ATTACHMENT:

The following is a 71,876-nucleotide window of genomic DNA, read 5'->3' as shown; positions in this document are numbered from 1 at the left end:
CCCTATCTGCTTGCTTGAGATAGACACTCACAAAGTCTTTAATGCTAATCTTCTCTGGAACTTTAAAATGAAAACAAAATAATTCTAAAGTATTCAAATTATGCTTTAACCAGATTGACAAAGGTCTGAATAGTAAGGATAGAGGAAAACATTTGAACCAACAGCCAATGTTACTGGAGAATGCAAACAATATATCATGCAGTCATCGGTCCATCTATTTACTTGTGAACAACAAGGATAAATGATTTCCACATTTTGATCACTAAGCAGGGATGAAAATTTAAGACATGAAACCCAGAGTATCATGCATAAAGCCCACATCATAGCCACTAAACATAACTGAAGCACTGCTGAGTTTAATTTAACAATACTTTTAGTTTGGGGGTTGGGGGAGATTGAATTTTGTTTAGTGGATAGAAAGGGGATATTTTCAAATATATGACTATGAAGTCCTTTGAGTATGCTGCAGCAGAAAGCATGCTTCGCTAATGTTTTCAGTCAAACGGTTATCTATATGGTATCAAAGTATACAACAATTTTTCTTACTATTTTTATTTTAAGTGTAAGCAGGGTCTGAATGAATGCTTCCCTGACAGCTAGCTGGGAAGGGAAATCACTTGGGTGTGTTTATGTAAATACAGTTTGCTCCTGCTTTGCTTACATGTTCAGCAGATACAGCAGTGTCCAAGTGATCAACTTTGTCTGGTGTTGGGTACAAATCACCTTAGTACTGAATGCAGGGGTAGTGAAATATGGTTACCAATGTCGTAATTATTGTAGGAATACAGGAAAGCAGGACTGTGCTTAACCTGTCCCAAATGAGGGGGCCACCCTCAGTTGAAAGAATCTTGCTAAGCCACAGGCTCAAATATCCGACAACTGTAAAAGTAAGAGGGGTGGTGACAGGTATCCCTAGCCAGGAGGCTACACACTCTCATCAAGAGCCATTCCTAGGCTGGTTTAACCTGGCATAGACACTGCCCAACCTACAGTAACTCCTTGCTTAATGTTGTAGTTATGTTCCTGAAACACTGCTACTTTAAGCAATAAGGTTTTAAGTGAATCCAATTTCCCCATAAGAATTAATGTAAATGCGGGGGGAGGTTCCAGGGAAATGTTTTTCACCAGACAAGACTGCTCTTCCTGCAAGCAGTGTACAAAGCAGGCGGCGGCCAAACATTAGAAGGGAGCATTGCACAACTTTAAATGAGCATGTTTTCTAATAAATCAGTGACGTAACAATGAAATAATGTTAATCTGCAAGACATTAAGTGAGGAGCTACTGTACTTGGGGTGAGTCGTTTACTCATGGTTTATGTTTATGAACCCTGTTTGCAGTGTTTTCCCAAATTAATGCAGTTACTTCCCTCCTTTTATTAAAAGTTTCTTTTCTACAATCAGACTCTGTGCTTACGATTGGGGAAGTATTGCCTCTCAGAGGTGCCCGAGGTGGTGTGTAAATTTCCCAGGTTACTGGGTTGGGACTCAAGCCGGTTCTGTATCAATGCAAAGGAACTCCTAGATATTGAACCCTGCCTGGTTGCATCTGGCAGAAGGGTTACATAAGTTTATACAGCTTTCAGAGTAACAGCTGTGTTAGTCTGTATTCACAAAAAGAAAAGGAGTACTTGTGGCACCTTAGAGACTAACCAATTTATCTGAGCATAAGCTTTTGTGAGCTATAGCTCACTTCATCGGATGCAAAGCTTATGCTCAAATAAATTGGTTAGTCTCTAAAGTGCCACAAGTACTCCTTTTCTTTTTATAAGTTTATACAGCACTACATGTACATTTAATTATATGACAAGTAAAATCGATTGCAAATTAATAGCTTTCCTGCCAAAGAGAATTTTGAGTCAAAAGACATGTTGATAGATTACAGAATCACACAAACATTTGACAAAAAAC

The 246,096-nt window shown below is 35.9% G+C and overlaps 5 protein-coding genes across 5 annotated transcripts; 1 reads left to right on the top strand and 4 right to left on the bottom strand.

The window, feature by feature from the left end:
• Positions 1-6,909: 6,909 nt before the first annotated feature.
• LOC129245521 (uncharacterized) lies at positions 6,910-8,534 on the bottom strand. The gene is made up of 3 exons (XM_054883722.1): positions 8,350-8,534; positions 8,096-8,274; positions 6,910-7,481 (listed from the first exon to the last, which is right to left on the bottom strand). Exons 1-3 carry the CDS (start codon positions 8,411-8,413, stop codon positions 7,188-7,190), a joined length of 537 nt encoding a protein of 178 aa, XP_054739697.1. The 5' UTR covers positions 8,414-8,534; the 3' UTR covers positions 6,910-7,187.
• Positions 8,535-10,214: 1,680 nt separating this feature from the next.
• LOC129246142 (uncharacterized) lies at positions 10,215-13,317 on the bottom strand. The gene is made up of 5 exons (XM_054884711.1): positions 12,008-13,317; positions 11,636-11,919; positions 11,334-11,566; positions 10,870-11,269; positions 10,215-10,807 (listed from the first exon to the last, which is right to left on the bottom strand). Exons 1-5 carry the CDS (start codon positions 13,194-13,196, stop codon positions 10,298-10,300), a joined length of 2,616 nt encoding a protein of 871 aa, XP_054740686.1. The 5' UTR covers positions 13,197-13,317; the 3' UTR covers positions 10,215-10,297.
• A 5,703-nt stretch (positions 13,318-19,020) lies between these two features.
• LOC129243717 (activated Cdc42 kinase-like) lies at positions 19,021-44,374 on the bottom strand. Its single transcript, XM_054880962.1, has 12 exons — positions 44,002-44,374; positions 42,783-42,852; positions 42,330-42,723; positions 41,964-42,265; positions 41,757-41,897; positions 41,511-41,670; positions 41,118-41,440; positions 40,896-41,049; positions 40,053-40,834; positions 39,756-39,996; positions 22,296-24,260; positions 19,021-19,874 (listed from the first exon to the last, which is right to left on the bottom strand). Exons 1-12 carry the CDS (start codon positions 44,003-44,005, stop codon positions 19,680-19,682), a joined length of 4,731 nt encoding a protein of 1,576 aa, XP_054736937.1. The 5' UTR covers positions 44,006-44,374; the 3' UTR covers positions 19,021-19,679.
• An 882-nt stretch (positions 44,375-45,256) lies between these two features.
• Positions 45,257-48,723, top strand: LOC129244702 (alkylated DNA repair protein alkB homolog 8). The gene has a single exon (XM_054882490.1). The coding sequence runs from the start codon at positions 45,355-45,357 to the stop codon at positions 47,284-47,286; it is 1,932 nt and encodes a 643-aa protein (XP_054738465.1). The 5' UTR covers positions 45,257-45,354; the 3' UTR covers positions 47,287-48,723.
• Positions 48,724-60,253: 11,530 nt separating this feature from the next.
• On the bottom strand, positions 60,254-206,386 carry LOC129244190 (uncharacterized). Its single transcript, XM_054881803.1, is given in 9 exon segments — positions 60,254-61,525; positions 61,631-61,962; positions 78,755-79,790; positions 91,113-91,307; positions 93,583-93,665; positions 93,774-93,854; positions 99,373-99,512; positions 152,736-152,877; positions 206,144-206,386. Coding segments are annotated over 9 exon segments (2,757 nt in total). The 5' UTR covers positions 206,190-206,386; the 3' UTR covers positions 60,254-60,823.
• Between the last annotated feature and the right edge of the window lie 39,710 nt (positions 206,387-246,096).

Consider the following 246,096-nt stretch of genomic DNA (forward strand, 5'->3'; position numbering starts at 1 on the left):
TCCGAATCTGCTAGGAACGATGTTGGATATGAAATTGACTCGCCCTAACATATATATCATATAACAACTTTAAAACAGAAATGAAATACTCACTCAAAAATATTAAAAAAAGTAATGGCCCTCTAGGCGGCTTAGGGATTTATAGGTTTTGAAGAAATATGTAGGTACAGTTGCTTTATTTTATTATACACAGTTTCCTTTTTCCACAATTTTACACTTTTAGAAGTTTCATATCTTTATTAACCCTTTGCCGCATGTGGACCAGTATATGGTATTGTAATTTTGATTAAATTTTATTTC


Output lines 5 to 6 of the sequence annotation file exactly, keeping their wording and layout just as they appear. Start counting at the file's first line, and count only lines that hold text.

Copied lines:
• Positions 1-6,909: 6,909 nt before the first annotated feature.
• LOC129245521 (uncharacterized) lies at positions 6,910-8,534 on the bottom strand. The gene is made up of 3 exons (XM_054883722.1): positions 8,350-8,534; positions 8,096-8,274; positions 6,910-7,481 (listed from the first exon to the last, which is right to left on the bottom strand). Exons 1-3 carry the CDS (start codon positions 8,411-8,413, stop codon positions 7,188-7,190), a joined length of 537 nt encoding a protein of 178 aa, XP_054739697.1. The 5' UTR covers positions 8,414-8,534; the 3' UTR covers positions 6,910-7,187.